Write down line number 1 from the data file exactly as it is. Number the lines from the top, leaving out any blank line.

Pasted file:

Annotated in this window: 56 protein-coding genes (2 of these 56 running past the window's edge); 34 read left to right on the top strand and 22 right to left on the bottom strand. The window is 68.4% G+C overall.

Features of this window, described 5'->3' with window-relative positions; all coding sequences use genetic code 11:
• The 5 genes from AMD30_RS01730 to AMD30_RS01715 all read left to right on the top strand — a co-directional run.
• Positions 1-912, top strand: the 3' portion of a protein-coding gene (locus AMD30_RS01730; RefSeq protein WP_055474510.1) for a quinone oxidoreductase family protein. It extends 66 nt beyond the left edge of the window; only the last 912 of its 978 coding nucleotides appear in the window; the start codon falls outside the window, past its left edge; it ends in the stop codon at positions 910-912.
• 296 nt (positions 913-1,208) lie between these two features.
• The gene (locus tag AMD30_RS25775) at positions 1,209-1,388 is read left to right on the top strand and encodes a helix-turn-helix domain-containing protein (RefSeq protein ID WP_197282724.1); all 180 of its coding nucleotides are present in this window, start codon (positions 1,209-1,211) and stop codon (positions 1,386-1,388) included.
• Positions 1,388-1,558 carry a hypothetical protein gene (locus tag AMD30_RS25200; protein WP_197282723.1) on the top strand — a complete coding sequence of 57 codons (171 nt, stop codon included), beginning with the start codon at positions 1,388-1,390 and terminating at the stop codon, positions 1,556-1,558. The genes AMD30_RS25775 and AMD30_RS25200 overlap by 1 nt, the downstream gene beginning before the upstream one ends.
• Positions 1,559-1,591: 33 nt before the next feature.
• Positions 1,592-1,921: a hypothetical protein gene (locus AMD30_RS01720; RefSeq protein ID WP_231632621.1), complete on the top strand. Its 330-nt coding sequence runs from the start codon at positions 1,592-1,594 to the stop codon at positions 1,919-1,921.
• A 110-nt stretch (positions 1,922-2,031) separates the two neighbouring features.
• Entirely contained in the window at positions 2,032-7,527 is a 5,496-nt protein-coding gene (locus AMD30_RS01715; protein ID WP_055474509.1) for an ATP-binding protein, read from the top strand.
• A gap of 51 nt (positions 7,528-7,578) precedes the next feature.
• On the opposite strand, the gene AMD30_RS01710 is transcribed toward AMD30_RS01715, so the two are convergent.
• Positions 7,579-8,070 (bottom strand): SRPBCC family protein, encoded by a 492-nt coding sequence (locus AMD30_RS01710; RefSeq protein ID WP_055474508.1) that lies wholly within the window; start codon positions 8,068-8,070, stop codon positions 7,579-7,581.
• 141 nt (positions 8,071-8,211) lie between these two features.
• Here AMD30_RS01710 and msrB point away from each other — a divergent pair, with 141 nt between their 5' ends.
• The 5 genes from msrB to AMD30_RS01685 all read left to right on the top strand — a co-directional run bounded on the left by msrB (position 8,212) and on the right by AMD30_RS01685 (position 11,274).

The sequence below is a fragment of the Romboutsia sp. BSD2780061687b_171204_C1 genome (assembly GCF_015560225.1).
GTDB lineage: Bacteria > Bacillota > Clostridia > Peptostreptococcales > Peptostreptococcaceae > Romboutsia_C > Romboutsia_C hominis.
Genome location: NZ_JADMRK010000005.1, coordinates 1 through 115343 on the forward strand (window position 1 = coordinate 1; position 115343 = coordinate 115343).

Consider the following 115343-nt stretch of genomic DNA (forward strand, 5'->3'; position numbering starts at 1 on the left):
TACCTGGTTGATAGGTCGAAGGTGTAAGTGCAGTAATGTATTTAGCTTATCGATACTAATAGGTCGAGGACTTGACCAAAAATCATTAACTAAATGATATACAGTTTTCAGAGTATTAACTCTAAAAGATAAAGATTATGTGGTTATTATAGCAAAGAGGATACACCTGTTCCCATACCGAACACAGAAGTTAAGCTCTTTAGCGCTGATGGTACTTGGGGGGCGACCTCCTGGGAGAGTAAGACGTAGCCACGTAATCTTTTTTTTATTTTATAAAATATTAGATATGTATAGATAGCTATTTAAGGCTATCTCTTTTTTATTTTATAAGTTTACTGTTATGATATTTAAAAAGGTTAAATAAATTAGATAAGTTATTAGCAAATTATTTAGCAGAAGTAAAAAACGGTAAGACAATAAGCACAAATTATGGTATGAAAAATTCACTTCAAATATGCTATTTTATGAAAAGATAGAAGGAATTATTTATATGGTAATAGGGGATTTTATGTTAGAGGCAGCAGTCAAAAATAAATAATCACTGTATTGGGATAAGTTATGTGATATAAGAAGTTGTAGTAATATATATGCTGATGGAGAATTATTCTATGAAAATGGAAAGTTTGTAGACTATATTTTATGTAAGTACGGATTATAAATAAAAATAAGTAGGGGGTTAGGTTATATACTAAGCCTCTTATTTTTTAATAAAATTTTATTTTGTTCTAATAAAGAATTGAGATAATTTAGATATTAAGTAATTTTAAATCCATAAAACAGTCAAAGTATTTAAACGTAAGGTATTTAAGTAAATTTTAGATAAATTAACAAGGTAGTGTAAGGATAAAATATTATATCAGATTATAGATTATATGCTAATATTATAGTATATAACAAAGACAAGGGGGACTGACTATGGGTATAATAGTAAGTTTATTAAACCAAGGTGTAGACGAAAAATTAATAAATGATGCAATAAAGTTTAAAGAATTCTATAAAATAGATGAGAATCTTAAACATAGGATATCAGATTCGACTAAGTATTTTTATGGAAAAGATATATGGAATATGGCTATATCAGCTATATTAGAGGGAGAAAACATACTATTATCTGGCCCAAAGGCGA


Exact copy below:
Annotated in this window: 56 protein-coding genes (2 of these 56 running past the window's edge); 34 read left to right on the top strand and 22 right to left on the bottom strand. The window is 68.4% G+C overall.